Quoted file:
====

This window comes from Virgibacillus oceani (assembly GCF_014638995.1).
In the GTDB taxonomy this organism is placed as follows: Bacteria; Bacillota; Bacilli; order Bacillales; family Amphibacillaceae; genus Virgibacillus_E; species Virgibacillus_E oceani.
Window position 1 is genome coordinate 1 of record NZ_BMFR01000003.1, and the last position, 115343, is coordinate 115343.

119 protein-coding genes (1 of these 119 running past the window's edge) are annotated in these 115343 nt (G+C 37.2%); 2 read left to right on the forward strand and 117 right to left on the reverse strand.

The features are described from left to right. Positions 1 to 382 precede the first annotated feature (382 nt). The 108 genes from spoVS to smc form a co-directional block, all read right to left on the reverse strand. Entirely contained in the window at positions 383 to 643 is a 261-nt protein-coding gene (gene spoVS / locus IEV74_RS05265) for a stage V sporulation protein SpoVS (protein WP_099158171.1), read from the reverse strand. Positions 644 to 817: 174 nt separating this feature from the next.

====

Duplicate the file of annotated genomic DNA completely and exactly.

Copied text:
This window comes from Virgibacillus oceani (assembly GCF_014638995.1).
In the GTDB taxonomy this organism is placed as follows: Bacteria; Bacillota; Bacilli; order Bacillales; family Amphibacillaceae; genus Virgibacillus_E; species Virgibacillus_E oceani.
Window position 1 is genome coordinate 1 of record NZ_BMFR01000003.1, and the last position, 115343, is coordinate 115343.

119 protein-coding genes (1 of these 119 running past the window's edge) are annotated in these 115343 nt (G+C 37.2%); 2 read left to right on the forward strand and 117 right to left on the reverse strand.

The features are described from left to right. Positions 1 to 382 precede the first annotated feature (382 nt). The 108 genes from spoVS to smc form a co-directional block, all read right to left on the reverse strand. Entirely contained in the window at positions 383 to 643 is a 261-nt protein-coding gene (gene spoVS / locus IEV74_RS05265) for a stage V sporulation protein SpoVS (protein WP_099158171.1), read from the reverse strand. Positions 644 to 817: 174 nt separating this feature from the next.